Once the purview of obsessive traders, financial markets the world over are increasingly controlled by algorithmic trading formulas that buy and sell large volumes of stock automatically. Developed by some of the world’s leading theoretical mathematicians, these formulas operate using triggers which allow large quantities of shares to be held for just a few seconds before being sold again. At least 15 percent of all equity trades in the U.S. are executed using these quantitative trading programs.
What’s the Big Idea?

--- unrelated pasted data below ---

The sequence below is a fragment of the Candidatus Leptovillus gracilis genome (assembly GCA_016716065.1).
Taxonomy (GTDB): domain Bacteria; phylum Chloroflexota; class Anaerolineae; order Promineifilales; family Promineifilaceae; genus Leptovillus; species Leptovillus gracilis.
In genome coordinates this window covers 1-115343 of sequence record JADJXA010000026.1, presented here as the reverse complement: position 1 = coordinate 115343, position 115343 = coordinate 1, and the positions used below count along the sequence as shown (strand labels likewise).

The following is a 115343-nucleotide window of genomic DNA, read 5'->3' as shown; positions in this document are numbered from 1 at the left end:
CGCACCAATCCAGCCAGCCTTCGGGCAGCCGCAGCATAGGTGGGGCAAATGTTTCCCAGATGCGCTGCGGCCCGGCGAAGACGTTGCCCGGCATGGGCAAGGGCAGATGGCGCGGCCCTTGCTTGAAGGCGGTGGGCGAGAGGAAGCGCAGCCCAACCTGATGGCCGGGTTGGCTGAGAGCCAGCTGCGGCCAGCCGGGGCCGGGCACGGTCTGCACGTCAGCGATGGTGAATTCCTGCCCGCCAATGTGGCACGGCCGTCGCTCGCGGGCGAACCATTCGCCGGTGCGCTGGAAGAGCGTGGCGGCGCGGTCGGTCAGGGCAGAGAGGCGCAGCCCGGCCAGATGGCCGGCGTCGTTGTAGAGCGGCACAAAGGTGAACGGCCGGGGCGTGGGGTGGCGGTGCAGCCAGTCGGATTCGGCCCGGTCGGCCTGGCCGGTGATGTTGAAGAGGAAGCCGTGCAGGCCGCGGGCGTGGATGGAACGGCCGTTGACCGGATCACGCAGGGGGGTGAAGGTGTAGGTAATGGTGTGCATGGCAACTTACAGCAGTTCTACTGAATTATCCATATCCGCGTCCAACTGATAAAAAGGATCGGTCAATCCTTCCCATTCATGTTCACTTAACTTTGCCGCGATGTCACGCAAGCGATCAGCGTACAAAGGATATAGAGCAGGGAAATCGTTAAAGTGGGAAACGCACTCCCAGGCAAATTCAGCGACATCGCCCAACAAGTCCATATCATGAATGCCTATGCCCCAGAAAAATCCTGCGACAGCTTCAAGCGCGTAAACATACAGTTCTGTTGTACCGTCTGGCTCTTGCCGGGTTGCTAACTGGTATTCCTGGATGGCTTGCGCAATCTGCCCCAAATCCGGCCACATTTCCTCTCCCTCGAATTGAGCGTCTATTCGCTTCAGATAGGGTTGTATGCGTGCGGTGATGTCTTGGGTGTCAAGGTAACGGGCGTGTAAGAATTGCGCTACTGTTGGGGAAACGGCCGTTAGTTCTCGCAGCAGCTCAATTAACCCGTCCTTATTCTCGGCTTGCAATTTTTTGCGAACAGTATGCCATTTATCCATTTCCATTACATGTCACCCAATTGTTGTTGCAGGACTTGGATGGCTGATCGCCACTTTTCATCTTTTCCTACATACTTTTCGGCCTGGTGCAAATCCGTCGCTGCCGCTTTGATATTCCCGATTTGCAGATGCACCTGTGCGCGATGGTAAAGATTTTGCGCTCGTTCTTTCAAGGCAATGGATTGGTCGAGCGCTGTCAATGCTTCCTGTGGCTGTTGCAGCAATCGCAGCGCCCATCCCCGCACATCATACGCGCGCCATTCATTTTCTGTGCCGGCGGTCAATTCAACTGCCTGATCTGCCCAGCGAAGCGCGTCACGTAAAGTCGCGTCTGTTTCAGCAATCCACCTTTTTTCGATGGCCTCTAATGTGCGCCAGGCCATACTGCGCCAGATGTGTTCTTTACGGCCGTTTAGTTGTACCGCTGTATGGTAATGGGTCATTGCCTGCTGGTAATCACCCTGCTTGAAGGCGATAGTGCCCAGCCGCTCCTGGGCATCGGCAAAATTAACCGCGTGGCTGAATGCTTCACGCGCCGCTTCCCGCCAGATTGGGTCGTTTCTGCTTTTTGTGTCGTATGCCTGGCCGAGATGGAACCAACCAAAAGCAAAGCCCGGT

The elimination of the human element from stock trading is both welcome, given the greed and insider trading of late, and frightening, as exhibited by the Dow Jones’ flash-crash of May 2010 when computers automatically sold off $700 billion. Scott Patterson, a Wall Street Journal reporter, says that quantitative trading programs increase market volatility: “I’ve seen too many instances during the recent sell-off where a sudden spurt of frequent trades has sent share prices bouncing down.” He says automatic trading already motivates almost everything on Wall Street.